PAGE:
2019: Britain’s Record-Breaking Year of Ancient Treasures
The British Museum announced on Tuesday that in 2019 metal detectorists across England, Wales, and Northern Ireland discovered in excess of “80,000 ancient objects with 1,311 defined as treasure,” marking a record high for annual treasure recoveries in Britain.
Among the finds are a well-preserved medieval brooch and a solid gold Bronze Age arm band. A recovered Roman coin tells the story of Emperor Carausius, who in 286 AD undertook an ancient “Brexit” when he separated the island from European control. But perhaps the most significant find in a country regarded as the center of European pub culture, was the discovery of an Iron Age drinking bucket , which museum experts say was not just for drinking, but for “guzzling alcohol.”
Copper alloy fitting from bucket, in the shape of a human face, from Lenham, Kent. Iron Age c. 50BC
(Trustees of the British Museum )
Elites Have Always Been Big Boozers
Ancient British drinking culture caused Iron Age elites to show off their treasured booze-vessels and they were deemed so sacred that lords would often be buried with, or even inside, them. The Iron Age drinking bucket and bowls, according to a report in The Telegraph , are “the 2000-year-old equivalents of best crystal” and they would have been filled for rowdy ancient feasting where “rap battles and carousing were rife.”
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This cultural thirst for booze is reflected in modern English life in a new paper published only two weeks ago in the journal BMJ Open , which states British MPs are “three times more likely to drink riskily and down an entire bottle of wine on a standard day than members of the public.” And a Daily Mail article about the new findings says our modern parliamentary elites are also more likely to indulge in drinking at least four times a week, and to binge drink six or more units in one session, while MPs who work outside the Commons are more likely to be end up “among the country's heaviest boozers.”
British House of Commons in 1834. ( Public Domain )
Booze Buckets for the Top Dogs
The remains of the mid-first century serving bowls and boozing bucket were discovered in the Kent parish of Lenham by English metal detectorist Rick Jones. Specialists at the British Museum say it would have been filled with the mead, beer, or wine from the Roman Empire . Kents Finds Liaison Officer, Jo Ahmet , who recorded the spectacular discovery, says the British Museum’s repairs on the artifact show the importance of such objects in Iron Age British society, and highlight the centrality of “loud, long, and loutish bouts of drinking they enjoyed.”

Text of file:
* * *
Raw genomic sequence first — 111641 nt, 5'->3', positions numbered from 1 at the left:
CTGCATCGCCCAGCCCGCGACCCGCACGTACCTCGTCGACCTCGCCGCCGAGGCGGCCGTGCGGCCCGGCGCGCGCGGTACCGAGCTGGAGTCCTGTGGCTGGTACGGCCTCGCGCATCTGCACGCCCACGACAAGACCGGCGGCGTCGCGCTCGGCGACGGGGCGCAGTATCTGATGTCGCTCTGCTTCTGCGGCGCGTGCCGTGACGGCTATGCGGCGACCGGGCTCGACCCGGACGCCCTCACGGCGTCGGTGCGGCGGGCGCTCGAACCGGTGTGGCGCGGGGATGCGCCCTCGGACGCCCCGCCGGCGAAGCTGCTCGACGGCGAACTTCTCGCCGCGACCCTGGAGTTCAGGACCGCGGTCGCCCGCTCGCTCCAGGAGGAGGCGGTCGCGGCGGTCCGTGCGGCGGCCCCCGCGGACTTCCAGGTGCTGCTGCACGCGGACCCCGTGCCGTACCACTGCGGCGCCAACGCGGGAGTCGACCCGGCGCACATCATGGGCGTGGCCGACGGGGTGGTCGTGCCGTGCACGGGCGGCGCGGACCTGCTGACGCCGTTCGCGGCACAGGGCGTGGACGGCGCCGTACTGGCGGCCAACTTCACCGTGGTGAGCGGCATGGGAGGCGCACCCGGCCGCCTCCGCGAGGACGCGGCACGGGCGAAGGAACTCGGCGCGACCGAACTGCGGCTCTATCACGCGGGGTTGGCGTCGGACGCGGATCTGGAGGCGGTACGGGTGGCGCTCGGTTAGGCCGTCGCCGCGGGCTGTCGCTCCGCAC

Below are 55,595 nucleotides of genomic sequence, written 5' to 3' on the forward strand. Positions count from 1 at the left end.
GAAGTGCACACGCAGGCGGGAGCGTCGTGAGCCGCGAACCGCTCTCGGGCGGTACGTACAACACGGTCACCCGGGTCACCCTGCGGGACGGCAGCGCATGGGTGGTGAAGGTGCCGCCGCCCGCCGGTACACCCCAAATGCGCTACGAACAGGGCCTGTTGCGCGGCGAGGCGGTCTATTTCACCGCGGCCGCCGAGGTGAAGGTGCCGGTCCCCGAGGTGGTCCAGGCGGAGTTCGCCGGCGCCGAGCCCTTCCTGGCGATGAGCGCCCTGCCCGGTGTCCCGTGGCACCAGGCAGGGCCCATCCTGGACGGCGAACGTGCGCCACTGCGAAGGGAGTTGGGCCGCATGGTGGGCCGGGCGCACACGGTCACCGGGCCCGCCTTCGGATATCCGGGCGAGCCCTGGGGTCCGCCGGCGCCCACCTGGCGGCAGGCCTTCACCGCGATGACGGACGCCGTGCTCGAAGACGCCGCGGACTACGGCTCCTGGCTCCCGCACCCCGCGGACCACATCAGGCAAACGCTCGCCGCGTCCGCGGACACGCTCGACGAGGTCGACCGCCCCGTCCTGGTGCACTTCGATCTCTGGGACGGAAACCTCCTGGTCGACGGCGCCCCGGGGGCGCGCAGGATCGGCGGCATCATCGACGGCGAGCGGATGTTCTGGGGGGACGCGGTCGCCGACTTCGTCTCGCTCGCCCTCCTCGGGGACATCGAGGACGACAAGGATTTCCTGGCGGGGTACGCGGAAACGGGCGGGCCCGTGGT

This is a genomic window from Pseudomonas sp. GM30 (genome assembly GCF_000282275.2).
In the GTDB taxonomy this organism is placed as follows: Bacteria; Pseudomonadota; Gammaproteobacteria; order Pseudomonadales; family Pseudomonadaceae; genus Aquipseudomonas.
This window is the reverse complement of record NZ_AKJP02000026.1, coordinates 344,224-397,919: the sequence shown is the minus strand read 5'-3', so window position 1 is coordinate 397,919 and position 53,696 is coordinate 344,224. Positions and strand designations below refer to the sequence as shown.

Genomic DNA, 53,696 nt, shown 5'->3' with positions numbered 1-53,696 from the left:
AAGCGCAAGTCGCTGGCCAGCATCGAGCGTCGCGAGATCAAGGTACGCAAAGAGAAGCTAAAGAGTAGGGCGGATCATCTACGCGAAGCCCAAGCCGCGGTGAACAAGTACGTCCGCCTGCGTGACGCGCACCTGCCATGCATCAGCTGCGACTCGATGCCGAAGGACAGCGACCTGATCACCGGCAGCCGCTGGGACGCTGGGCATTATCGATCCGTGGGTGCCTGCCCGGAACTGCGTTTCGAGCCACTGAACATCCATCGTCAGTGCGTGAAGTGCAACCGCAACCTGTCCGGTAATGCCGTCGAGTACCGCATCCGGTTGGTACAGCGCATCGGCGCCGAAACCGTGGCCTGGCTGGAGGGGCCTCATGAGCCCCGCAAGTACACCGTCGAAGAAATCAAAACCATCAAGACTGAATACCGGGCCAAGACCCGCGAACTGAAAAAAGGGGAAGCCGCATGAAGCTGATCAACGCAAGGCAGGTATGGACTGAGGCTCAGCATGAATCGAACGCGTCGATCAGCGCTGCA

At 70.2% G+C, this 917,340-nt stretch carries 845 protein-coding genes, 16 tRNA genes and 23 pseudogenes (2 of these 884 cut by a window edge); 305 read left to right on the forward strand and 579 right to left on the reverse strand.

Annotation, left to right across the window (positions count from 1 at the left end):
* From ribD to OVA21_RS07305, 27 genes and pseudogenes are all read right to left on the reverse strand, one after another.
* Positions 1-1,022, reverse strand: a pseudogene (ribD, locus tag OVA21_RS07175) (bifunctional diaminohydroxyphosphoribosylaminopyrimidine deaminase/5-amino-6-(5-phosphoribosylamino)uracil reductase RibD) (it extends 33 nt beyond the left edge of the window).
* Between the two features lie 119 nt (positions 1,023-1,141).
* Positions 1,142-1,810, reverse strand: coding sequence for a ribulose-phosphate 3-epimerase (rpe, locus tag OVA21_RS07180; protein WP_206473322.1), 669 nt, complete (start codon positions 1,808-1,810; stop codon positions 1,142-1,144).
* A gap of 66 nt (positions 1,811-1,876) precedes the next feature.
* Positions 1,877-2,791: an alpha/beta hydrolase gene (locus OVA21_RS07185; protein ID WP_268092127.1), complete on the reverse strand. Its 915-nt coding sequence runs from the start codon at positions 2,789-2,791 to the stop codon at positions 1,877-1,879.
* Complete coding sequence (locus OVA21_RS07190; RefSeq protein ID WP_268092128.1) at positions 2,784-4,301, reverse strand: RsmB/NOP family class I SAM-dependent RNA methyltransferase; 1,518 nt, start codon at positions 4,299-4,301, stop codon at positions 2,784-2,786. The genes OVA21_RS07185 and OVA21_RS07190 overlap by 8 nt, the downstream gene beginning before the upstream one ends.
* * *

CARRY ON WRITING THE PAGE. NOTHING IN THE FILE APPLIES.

When a crowd of Brits get together in a pub (boozer) it’s not long before social barriers fall and everyone gets on like a big family, and like any family, that can mean unpredictable feuds and scraps. Mr. Ahmet also told reporters that some of the ancient English roundhouses held around 100 people, “not as big as a football match, but there were a lot of people.” And like today, Mr. Ahmet says there would have been “storytelling, carousing and boasting their deeds, almost like a rap battle.”
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British Museum Director is Delighted with His Ancient Treasures
The Kent drinking bucket and bowls are included in the 1,311 treasures discovered across the country and reported to the Portable Antiquities Scheme in 2019.
Another outstanding find presented to the British Museum is a 1,000-year-old engraved silver brooch. Discovered by a metal detectorist exploring a site near Kings Lynn in Norfolk that had received a load of spoil dumped by a tipper truck, this Anglo-Saxon treasure is decorated with fantastical beasts and plants and museum experts said they were astonished at its level of preservation.” It was even found to have a working pin mechanism on the back, with detailed metal filled etchings inlaid with black niello.
This 1,000-year-old engraved silver brooch is one of the ancient treasures found in Britain last year. ( British Museum )
2019’s record high for treasure finds in England has been welcomed by the British Museum for its benefit to historical understanding and educational institutions; and speaking to this, Hartwig Fischer, director of the British Museum, told reporters at The Telegraph the discoveries are “vital for advancing our understanding of Britain ’s diverse history.” The museum director added that he thought it was “incredibly encouraging that so many finds have been voluntarily recorded,” by the public.
Top Image: This Bronze Age gold arm ring is one of the ancient treasures found in Britain in 2019. Source: British Museum/Portable Antiquities Scheme
By Ashley Cowie